AnonymityIn 1968 Andy Warhol said, “In the future everybody will be world-famous for fifteen minutes.”
How right he was. Reality TV, YouTube, Facebook, blogs and all the other forms of media–social or otherwise–have give us all unprecedented access to, well, the world. And in a lot of ways it’s wonderful.
But I’m beginning to think that maybe its time to overhaul that quote to something like: “In the future everybody will crave anonymity for even fifteen minutes.” To be disconnected–to be completely out of the world’s eye–may become much more elusive than a few moments of “fame.”
Recently, 60 Minutes did a segment about facial recognition software. It’s come a long, long way. Cameras in manikins in department stores record your movements–what did you look at first? Which items drew your attention as you moved through the store? Now that the marketers know, they can send targeted ads to your in-box or your Facebook page. Because your photo is on your Facebook page.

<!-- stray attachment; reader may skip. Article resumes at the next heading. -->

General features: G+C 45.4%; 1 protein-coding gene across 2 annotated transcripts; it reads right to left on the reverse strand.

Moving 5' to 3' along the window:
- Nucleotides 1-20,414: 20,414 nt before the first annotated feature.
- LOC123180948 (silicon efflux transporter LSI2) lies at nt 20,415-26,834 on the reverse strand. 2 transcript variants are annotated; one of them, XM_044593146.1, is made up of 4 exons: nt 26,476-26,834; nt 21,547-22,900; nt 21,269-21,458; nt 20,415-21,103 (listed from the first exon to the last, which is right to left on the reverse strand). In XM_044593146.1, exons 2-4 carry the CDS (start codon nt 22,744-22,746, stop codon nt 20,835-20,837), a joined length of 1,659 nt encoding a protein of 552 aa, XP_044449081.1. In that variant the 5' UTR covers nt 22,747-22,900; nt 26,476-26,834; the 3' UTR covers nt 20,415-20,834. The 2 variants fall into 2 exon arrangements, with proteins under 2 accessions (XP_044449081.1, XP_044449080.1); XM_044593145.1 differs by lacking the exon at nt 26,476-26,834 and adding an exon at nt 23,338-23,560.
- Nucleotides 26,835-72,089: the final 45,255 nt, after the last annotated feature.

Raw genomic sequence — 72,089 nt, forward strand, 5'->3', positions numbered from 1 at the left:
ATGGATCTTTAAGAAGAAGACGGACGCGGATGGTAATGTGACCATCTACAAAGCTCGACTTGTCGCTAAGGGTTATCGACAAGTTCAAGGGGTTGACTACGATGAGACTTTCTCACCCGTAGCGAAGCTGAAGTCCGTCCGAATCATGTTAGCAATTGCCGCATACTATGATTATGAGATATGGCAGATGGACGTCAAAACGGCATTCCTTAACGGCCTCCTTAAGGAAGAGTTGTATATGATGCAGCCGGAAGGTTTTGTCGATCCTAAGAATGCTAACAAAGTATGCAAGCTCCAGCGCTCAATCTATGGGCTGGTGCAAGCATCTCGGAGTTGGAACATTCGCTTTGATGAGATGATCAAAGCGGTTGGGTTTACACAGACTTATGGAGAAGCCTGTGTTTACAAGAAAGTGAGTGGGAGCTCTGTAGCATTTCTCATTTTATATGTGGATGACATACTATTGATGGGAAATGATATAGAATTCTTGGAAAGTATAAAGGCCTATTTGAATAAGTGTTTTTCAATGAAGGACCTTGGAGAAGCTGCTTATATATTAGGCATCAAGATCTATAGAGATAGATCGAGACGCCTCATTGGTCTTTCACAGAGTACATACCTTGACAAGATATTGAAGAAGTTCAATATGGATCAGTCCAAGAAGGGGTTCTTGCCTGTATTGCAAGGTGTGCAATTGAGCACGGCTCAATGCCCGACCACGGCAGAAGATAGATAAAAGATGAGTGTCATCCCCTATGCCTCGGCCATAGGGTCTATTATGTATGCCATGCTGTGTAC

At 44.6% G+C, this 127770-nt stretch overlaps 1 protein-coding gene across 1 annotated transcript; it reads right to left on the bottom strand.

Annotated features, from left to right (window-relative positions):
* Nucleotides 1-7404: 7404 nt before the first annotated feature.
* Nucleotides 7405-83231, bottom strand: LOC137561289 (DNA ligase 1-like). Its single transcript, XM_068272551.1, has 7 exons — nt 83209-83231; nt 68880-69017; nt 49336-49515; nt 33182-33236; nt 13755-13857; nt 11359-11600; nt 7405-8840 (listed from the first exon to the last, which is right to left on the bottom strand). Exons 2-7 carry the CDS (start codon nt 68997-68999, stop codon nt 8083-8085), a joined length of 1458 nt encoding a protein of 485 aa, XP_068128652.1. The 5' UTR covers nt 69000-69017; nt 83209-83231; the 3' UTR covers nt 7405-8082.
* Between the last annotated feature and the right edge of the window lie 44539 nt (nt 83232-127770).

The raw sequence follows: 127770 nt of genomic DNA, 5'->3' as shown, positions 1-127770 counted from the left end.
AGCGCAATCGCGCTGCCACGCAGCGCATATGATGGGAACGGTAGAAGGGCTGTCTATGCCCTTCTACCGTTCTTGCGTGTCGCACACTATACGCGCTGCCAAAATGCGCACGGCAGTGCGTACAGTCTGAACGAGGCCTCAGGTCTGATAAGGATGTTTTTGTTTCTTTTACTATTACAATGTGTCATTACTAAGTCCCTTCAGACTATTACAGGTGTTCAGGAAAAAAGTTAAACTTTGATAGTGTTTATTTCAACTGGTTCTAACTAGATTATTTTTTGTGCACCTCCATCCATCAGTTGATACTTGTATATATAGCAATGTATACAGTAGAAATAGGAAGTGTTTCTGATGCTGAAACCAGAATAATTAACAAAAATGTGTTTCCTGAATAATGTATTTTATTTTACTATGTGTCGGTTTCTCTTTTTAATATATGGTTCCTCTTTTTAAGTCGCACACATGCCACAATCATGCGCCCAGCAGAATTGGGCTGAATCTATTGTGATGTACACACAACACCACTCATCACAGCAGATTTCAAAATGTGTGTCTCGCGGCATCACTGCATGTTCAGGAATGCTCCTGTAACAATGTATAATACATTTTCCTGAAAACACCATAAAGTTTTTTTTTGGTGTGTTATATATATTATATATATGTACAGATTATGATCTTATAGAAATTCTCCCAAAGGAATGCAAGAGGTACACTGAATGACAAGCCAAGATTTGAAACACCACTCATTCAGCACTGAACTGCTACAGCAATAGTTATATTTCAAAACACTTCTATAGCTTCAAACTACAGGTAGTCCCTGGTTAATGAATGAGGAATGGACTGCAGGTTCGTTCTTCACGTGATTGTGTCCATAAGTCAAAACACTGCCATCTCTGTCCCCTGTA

And now that they’ve looked at Facebook, they know what pages you’ve liked. What products you’ve mentioned. What purchases you might have made. There’s even an app for that. Facedeals is a system where you walk through the door of a business and a camera, with your permission, recognizes you, looks at your likes and offers a deal tailored just for you. Say you walk into a restaurant using Facedeals–it sees you “liked” diet Coke and it offers you a free Coke with your next purchase.
Of course, as an author, I want people to recognize me. And my face is part of my brand. But I have to admit, I find all this a little unnerving. And I can imagine there might come a day when I crave–not recognition–but a healthy dose of being anonymous.